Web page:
Riyadh and Abu Dhabi seek to mend fractures in the anti-Houthi coalition. From Aden the clashes spread to Taiz. Bishop Hinder: international powers promote a policy of division. A Confederate State a possible "valid" solution. The common prayers of Muslims and Christians to open avenues of peace and justice.
Abu Dhabi (AsiaNews) - The situation in Yemen “is still confused and far from transparent" comments Msgr. Paul Hinder, apostolic vicar of southern Arabia (United Arab Emirates, Oman and Yemen) speaking to AsiaNews on the latest front to open up between pro-Saudi Arabia and separatists supported by the Emirates in their battle against Houthi rebels.
Based in Abu Dhabi, Msgr. Hinder closely follows events in Yemen thanks also to sources in the country, while he is waiting to be able to return after years of absence. "Just as the Sana'a region seems to be relatively quiet, battles have reignited in the south" especially in Aden.
Msgr. Hinder notes that at an official level, all external actors "declare they want to maintain unity". In reality, even "the alliance under the leadership of Saudi Arabia is no longer cohesive and is fracturing due to divergent interests".
President Abd Rabbih Manṣūr Hadi representing the internationally recognized government "does not enjoy great support". At the same time, Aden, which has been the capital in the past, "is pushing once again to become independent".
The war in Yemen began in 2014 as an internal conflict between pro-Saudi government and Shiite Houthi rebels close to Iran. It degenerated in March 2015 with the intervention of the Arab coalition led by Riyadh and has registered over 10 thousand dead and 55 thousand injured. Independent bodies set the toll (between January 2016 and the end of July 2018) at about 57 thousand deaths.
For the UN the conflict has triggered "the worst humanitarian crisis in the world", about 24 million Yemenis (80% of the population) urgently need humanitarian assistance and the cholera emergency is still of concern. It is estimated that there around 2500 child soldiers and half of the girls are married before the age of 15.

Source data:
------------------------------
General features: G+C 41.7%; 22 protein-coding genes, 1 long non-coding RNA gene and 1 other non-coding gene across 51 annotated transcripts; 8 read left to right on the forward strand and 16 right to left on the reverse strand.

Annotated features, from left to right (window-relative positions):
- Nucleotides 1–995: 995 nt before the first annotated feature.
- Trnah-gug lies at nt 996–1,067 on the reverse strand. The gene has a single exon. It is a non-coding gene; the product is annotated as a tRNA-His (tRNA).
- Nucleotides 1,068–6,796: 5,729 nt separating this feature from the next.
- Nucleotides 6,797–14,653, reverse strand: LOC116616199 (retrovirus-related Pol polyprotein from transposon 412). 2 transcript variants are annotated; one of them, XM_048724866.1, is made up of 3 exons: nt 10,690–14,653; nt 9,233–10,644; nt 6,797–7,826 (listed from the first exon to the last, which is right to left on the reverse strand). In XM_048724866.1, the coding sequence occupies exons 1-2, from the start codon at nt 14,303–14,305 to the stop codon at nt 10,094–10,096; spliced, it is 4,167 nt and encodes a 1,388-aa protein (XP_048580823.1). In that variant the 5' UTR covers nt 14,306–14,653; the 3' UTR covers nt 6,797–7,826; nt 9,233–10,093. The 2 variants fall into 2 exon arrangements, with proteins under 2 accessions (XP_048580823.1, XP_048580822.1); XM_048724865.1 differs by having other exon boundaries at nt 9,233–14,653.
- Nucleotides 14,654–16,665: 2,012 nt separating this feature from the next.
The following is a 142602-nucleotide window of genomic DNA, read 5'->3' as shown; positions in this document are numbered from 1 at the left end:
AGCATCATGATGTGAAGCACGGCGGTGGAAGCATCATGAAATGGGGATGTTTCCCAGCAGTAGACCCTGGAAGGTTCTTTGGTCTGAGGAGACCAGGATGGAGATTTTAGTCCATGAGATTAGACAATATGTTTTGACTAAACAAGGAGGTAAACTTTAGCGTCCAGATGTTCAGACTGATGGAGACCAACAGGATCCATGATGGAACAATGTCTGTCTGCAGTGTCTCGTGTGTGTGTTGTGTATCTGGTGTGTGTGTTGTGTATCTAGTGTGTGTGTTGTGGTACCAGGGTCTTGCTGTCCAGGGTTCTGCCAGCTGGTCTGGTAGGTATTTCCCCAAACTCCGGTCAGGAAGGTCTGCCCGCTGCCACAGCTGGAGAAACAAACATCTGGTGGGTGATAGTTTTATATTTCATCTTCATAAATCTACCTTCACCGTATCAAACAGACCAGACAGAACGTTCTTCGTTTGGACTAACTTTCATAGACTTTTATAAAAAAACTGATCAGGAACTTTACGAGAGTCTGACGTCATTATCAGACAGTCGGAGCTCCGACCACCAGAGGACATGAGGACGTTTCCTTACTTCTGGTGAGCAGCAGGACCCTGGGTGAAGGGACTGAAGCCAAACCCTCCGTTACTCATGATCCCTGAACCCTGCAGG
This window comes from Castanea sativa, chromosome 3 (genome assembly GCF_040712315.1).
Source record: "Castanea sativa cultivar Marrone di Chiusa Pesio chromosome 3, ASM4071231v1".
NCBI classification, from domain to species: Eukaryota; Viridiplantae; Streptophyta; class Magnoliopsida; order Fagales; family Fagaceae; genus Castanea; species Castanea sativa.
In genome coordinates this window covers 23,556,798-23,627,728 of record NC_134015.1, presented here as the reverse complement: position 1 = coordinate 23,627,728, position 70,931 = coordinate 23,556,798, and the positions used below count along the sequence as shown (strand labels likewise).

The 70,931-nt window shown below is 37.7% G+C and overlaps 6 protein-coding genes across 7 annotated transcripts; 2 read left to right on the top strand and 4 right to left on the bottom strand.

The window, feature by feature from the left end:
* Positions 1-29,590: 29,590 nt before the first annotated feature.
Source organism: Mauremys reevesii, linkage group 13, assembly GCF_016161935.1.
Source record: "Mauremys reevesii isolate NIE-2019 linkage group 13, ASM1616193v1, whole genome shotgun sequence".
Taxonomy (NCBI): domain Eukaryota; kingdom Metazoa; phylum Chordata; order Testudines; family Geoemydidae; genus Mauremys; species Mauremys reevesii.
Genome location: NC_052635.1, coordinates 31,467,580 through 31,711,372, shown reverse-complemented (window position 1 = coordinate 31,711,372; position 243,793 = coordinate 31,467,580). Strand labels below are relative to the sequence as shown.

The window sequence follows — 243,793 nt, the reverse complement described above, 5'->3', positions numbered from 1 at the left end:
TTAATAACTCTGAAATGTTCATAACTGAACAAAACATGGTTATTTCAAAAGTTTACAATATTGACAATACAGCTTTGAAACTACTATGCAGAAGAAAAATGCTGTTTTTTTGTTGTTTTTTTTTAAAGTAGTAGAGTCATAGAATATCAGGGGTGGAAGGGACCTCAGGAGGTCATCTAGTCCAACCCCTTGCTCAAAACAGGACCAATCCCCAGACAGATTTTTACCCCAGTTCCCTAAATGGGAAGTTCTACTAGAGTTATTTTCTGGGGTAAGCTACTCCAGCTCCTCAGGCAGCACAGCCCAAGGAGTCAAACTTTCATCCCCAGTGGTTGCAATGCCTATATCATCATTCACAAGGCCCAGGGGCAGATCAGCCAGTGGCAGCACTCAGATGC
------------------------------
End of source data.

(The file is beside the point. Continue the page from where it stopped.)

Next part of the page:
The situation is further complicated by thefragmentation in the anti-Houthi coalition. In recent weeks the conflict has crossed the borders of Aden, spreading to Taiz in the center of the country. For days, clashes have been taking place along the Aden-Taiz highway between southern separatists and Abu Dhabi-sponsored Salafist groups and government forces linked to President Hadi's al-Islah party, under the Riyadh wing. Over the weekend Saudi and UAE diplomacies moved to reach an ally ceasefire in the disputed provinces of Abyan and Shabwa.
For the vicar of Arabia, the international powers are promoting a policy "that will lead to the division into two or three parts", because everyone "is afraid of a centralized Yemen" except those who "will have real power". In this context, a Confederate State would be a "valid" solution if the parties "were able to draw up a balanced and just Constitution, respecting the legitimate expectations of tribal and regional actors". But to achieve the goal, he warns, we need "the ability to accept reasonable compromises".
Any agreements, he warns, will be possible "only in a minimum climate of trust", in which "even the external powers" help to heal the country "instead of destabilizing it". The hopes of a short truce are few because too many aspects "are largely out of control" and “the civilian population is fighting against violence, disease and hunger", while the international community "does not know how to react. And stands by silent ", but this silence "could prove fatal".
The last reflection of the prelate is on the most effective weapon, which "however does not destroy: prayer. It is time for Muslims, Christians and others to pray for paths of peace and justice to be opened".